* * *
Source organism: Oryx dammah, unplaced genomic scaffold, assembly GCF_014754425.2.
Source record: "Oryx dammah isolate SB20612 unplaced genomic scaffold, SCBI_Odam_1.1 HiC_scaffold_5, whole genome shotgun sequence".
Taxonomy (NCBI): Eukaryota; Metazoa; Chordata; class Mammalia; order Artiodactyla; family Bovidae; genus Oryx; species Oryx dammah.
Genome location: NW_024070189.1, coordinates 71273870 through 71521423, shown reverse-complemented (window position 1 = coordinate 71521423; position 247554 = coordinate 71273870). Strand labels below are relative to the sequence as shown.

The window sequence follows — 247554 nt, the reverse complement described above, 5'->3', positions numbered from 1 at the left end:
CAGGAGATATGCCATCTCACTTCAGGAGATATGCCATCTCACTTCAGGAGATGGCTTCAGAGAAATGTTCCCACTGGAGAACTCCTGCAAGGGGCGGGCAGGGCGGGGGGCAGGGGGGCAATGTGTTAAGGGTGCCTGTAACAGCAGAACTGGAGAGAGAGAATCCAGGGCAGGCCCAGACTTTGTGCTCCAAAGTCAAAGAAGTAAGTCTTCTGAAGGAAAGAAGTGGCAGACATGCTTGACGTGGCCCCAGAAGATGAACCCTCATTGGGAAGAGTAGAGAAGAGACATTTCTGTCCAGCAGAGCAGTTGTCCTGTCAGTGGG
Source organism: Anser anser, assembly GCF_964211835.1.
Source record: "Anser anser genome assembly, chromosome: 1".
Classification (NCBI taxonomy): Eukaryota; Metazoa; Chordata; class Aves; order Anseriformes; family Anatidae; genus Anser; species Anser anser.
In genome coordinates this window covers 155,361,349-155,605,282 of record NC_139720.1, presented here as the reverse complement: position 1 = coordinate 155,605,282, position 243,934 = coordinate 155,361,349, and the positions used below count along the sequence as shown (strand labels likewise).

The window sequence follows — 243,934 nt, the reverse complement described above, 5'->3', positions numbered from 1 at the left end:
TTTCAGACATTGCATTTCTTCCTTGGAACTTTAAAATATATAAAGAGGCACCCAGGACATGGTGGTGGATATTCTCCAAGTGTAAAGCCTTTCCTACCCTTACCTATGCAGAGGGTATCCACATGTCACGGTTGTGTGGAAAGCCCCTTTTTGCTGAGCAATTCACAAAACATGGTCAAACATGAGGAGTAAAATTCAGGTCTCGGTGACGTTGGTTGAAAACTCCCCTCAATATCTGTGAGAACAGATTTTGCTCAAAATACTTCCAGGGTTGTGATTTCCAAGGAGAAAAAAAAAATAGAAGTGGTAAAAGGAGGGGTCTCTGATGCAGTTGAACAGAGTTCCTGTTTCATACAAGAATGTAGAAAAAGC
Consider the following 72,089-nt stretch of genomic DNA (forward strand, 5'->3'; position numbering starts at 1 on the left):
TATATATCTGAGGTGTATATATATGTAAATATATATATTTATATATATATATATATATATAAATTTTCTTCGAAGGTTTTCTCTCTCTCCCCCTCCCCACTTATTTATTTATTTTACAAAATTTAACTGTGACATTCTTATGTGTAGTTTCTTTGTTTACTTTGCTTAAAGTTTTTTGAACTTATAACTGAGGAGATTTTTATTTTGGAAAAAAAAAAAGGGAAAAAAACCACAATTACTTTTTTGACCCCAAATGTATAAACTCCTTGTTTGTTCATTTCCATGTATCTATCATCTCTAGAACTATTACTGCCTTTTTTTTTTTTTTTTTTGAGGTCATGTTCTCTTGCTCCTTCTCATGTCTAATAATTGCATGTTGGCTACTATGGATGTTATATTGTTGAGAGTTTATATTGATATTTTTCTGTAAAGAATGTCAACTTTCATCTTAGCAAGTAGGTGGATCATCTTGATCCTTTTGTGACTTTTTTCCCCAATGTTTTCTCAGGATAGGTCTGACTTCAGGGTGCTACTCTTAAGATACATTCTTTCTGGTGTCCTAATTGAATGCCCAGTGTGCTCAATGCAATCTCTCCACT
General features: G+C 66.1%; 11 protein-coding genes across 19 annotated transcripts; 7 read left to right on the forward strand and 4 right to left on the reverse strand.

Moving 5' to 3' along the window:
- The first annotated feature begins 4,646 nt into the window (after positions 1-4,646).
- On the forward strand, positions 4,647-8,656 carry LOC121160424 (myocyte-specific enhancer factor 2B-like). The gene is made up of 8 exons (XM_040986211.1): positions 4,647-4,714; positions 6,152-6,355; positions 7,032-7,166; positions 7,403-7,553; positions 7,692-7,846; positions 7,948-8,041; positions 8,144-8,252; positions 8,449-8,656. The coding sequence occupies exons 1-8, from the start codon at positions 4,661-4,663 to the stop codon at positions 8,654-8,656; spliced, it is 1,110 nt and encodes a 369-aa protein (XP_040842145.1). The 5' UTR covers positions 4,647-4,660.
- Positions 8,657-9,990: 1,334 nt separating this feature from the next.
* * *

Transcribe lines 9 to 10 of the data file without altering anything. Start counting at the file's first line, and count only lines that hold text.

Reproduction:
Classification (NCBI taxonomy): Eukaryota; Metazoa; Chordata; class Aves; order Anseriformes; family Anatidae; genus Anser; species Anser anser.
In genome coordinates this window covers 155,361,349-155,605,282 of record NC_139720.1, presented here as the reverse complement: position 1 = coordinate 155,605,282, position 243,934 = coordinate 155,361,349, and the positions used below count along the sequence as shown (strand labels likewise).